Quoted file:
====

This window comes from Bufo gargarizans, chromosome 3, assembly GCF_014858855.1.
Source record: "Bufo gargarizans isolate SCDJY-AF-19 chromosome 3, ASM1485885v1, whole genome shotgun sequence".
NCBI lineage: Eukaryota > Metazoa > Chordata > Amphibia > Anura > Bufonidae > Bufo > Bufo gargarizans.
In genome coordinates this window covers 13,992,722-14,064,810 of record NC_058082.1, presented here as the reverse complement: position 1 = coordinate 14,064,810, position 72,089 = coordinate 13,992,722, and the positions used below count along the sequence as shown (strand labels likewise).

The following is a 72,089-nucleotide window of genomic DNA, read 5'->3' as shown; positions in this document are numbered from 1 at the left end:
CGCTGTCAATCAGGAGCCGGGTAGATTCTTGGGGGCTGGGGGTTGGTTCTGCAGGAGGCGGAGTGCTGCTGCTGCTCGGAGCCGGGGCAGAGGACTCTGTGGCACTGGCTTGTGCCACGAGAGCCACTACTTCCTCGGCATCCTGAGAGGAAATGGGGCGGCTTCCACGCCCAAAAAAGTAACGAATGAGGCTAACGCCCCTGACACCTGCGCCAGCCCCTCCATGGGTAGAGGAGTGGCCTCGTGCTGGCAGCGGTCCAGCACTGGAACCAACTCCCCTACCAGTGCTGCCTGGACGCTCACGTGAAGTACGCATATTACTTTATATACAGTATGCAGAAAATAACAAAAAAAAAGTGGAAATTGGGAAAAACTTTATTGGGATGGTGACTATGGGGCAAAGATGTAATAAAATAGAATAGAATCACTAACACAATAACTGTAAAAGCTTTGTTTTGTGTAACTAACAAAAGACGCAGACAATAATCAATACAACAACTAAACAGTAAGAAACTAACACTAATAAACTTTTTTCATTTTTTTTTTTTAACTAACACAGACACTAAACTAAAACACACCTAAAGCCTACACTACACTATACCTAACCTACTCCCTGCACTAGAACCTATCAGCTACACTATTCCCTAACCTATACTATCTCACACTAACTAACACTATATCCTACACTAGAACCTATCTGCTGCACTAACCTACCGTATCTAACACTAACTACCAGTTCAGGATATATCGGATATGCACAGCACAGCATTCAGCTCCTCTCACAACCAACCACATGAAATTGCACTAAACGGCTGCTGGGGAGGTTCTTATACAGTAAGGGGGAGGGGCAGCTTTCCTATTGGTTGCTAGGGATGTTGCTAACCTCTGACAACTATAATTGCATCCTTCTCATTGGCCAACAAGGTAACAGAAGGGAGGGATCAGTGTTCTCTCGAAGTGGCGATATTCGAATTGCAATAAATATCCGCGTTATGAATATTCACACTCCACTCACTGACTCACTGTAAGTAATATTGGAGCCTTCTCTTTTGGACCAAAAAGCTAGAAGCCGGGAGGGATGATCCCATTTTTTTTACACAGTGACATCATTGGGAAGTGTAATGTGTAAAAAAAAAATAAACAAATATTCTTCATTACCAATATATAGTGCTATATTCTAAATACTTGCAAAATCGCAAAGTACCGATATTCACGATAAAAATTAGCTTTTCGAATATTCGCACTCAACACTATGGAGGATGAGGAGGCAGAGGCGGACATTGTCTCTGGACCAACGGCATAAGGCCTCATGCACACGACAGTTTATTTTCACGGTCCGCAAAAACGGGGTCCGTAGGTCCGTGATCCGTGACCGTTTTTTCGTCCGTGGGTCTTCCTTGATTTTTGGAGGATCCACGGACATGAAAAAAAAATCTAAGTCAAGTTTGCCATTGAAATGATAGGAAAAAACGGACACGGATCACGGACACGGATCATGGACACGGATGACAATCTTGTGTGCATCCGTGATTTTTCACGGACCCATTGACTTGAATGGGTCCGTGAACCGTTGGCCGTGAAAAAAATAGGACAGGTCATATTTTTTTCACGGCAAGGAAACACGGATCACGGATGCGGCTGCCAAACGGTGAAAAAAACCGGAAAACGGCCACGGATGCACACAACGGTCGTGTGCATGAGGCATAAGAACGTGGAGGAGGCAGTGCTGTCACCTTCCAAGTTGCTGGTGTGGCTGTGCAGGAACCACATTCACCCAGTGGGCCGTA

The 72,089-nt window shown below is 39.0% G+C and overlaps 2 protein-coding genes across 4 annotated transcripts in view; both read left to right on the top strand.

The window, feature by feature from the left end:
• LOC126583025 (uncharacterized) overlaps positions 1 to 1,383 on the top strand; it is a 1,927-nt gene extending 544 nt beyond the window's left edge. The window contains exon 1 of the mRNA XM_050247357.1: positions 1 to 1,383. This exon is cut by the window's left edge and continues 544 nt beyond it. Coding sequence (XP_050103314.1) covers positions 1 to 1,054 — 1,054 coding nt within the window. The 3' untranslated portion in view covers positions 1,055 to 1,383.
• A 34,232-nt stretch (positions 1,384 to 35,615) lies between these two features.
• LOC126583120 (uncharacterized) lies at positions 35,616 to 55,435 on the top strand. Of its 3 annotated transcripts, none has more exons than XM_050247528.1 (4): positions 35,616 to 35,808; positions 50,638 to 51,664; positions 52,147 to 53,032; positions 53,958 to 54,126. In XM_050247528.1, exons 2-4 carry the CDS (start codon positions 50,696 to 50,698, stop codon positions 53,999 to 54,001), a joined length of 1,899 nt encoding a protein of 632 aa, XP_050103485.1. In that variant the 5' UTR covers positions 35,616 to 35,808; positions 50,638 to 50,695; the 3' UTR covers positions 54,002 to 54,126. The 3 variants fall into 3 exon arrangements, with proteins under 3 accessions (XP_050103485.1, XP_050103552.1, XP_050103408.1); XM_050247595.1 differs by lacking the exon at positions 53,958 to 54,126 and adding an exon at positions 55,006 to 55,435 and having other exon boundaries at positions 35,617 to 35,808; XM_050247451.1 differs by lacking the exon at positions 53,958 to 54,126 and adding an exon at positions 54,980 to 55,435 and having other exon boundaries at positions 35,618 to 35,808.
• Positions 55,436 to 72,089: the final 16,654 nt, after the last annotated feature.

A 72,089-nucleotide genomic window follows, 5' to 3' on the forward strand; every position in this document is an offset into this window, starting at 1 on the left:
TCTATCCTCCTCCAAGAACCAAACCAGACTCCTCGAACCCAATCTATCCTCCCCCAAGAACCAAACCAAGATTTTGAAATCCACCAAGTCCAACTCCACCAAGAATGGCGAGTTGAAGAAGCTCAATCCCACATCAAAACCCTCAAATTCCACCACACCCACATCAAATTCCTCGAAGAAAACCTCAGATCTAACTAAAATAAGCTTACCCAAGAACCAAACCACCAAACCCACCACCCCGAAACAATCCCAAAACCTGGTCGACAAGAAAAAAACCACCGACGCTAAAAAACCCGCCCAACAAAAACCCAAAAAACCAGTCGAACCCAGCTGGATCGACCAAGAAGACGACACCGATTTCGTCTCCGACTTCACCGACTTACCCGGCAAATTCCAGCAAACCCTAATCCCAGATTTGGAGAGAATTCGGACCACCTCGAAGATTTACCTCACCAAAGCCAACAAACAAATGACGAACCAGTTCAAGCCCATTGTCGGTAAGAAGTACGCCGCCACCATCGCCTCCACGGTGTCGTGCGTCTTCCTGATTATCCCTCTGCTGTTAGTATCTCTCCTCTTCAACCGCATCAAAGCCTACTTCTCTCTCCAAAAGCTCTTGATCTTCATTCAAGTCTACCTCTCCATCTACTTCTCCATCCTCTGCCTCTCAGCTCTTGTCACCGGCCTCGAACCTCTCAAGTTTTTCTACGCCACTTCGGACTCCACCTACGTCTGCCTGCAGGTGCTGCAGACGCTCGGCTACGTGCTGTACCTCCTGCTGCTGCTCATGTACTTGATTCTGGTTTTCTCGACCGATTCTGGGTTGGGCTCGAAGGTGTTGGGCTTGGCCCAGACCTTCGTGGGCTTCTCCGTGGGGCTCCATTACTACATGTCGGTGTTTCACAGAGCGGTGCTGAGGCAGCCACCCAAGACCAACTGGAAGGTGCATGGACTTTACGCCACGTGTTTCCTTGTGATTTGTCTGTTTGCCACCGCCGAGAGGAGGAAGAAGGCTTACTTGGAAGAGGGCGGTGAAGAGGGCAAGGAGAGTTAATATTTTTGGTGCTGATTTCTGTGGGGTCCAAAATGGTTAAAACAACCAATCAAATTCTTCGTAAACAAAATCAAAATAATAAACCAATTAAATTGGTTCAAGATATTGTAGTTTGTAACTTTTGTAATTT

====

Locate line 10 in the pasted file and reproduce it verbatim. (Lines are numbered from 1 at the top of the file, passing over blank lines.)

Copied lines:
• A 34,232-nt stretch (positions 1,384 to 35,615) lies between these two features.